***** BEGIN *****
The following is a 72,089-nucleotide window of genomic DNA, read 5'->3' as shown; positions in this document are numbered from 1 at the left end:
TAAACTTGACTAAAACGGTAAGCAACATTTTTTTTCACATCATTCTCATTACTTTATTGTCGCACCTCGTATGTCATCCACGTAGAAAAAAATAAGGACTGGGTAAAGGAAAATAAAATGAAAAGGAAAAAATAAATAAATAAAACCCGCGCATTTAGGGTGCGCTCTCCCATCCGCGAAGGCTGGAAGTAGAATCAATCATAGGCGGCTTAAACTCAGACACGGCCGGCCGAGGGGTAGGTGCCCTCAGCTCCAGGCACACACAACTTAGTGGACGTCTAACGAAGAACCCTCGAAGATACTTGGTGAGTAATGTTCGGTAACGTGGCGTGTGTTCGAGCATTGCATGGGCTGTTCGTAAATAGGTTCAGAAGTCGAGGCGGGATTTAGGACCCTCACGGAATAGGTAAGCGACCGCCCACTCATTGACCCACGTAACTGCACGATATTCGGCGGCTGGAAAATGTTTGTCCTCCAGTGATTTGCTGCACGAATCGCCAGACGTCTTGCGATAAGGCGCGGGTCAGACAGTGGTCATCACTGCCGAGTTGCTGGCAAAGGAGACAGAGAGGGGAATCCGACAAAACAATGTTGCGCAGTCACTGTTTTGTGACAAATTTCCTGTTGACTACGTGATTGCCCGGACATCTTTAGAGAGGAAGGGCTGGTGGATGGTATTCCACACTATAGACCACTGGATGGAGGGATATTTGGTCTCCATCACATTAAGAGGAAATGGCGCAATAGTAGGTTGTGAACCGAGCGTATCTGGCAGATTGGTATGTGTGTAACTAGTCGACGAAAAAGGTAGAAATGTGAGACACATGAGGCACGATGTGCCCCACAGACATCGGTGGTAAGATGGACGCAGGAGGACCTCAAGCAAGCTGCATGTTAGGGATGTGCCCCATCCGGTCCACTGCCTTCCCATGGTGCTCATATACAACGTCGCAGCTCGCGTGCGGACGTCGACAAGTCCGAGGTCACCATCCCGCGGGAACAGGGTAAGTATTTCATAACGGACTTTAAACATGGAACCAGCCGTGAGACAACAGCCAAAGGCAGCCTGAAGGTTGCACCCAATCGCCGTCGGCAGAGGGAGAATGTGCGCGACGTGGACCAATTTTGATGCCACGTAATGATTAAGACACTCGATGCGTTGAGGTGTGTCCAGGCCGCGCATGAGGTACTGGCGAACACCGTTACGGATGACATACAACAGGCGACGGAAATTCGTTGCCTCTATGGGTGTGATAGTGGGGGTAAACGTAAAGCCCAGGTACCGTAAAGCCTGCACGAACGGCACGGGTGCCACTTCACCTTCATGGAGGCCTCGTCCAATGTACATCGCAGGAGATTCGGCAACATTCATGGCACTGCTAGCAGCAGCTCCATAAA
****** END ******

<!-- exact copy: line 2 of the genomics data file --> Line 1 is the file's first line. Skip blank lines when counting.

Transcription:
TAAACTTGACTAAAACGGTAAGCAACATTTTTTTTCACATCATTCTCATTACTTTATTGTCGCACCTCGTATGTCATCCACGTAGAAAAAAATAAGGACTGGGTAAAGGAAAATAAAATGAAAAGGAAAAAATAAATAAATAAAACCCGCGCATTTAGGGTGCGCTCTCCCATCCGCGAAGGCTGGAAGTAGAATCAATCATAGGCGGCTTAAACTCAGACACGGCCGGCCGAGGGGTAGGTGCCCTCAGCTCCAGGCACACACAACTTAGTGGACGTCTAACGAAGAACCCTCGAAGATACTTGGTGAGTAATGTTCGGTAACGTGGCGTGTGTTCGAGCATTGCATGGGCTGTTCGTAAATAGGTTCAGAAGTCGAGGCGGGATTTAGGACCCTCACGGAATAGGTAAGCGACCGCCCACTCATTGACCCACGTAACTGCACGATATTCGGCGGCTGGAAAATGTTTGTCCTCCAGTGATTTGCTGCACGAATCGCCAGACGTCTTGCGATAAGGCGCGGGTCAGACAGTGGTCATCACTGCCGAGTTGCTGGCAAAGGAGACAGAGAGGGGAATCCGACAAAACAATGTTGCGCAGTCACTGTTTTGTGACAAATTTCCTGTTGACTACGTGATTGCCCGGACATCTTTAGAGAGGAAGGGCTGGTGGATGGTATTCCACACTATAGACCACTGGATGGAGGGATATTTGGTCTCCATCACATTAAGAGGAAATGGCGCAATAGTAGGTTGTGAACCGAGCGTATCTGGCAGATTGGTATGTGTGTAACTAGTCGACGAAAAAGGTAGAAATGTGAGACACATGAGGCACGATGTGCCCCACAGACATCGGTGGTAAGATGGACGCAGGAGGACCTCAAGCAAGCTGCATGTTAGGGATGTGCCCCATCCGGTCCACTGCCTTCCCATGGTGCTCATATACAACGTCGCAGCTCGCGTGCGGACGTCGACAAGTCCGAGGTCACCATCCCGCGGGAACAGGGTAAGTATTTCATAACGGACTTTAAACATGGAACCAGCCGTGAGACAACAGCCAAAGGCAGCCTGAAGGTTGCACCCAATCGCCGTCGGCAGAGGGAGAATGTGCGCGACGTGGACCAATTTTGATGCCACGTAATGATTAAGACACTCGATGCGTTGAGGTGTGTCCAGGCCGCGCATGAGGTACTGGCGAACACCGTTACGGATGACATACAACAGGCGACGGAAATTCGTTGCCTCTATGGGTGTGATAGTGGGGGTAAACGTAAAGCCCAGGTACCGTAAAGCCTGCACGAACGGCACGGGTGCCACTTCACCTTCATGGAGGCCTCGTCCAATGTACATCGCAGGAGATTCGGCAACATTCATGGCACTGCTAGCAGCAGCTCCATAAA